“Designed by landscape architects Quennell Rothschild & Partners, the new mist garden features 504 evenly spaced fog nozzles atop a new plaza that fills in the 310-foot pool end to end, even keeping the original 1964 stone coping. The new plaza’s edges are paved in a pattern of overlapping triangles, a nod to the Art Deco architecture of the park’s first World’s Fair in 1939, as well as Manhattan landmarks like the Chrysler Building and Rockefeller Center. Concrete lounges make it possible to simulate a spa day in the middle of Queens’ largest park.”
How a Pioneering Garden Designer Inspired Vogue’s Fall Fashion Fantasy — 08/17/21, Vogue
“‘Should it not be remembered that in setting a garden we are painting a picture?’ So asked Beatrix Farrand in her 1907 Scribner’s essay ‘The Garden as Picture.’ A pioneering American landscape architect whose career spanned the Gilded Age, the Roaring Twenties, the Great Depression, and two world wars, Farrand wrote, ‘The two arts of painting and garden design are closely related, except that the landscape gardener paints with actual color, line, and perspective…while the painter has but a flat surface on which to create his illusion.'”
Is Artificial Turf Right for You? 3 Things to Consider Before Installing a Fake Lawn — 08/12/21, Architectural Digest
“According to San Clemente landscape designer Jodie Cook, although grass requires potable water and turf doesn’t, that’s too narrow a comparison. Other elements of the water cycle are a major issue. Plants, even grasses, create water themselves. ‘When you put turf down and replace a living plant, you’re removing moisture from the environment,’ she explains. ‘You’re removing atmospheric water.'”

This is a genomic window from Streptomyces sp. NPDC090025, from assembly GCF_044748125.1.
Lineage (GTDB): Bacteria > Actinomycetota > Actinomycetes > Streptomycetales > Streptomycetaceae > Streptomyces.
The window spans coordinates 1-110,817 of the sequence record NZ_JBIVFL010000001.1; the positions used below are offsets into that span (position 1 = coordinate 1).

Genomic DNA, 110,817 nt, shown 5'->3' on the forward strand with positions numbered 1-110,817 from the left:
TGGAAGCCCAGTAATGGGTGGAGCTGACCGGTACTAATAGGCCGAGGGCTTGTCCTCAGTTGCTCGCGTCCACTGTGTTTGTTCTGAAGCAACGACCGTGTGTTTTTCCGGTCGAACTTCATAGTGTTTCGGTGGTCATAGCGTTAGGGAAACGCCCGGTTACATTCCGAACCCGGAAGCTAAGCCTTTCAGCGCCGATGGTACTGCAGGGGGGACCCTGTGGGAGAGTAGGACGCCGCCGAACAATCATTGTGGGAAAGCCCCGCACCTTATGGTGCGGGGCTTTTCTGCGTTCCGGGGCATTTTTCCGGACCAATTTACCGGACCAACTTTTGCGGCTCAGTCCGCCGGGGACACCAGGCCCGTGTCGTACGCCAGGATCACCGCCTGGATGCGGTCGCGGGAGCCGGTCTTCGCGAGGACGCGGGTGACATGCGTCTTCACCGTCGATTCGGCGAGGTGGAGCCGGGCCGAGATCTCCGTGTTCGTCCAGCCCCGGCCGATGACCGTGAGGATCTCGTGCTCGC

Your Garden May Be Pretty, but Is It Ecologically Sound? — 08/11/21, The New York Times
“Some gardeners react to any mention of ecological landscaping — the merging of environmental science and art — as if it were a compromise or concession meant to limit their creativity. Darrel Morrison, a landscape architect who has been practicing and teaching this philosophy for some five decades, begs to differ.”
Study: Protected Bike Paths Saved Lives During COVID — 08/10/21, Streetsblog
“In a report released today, researchers from the Insurance Institute for Highway Safety dug into the nuances of America’s (still-ongoing) pandemic-era bike boom by scrutinizing the spatial and temporal distribution of pre- and post-lockdown bicycle trip counts and crash counts in the city of Arlington, VA.”
Using Nature to Combat Climate Change — 08/09/21, CNN
“Landscape architect and founder of SCAPE Kate Orff describes how regenerative living infrastructure can help mitigate the devastating impacts of climate change.”
The Seas Are Rising. Could Oysters Help?— 08/02/21, The New Yorker
“A great deal of [Kate] Orff’s work addresses the inescapable fact that the Atlantic Ocean is rising, and coming for the land. She’s the founder of the design firm scape, the director of the Urban Design Program at Columbia University, and the first landscape architect to win a MacArthur ‘genius’ grant. She’s also at the forefront of an emerging approach to climate resilience that argues we should be building with nature, not just in nature.”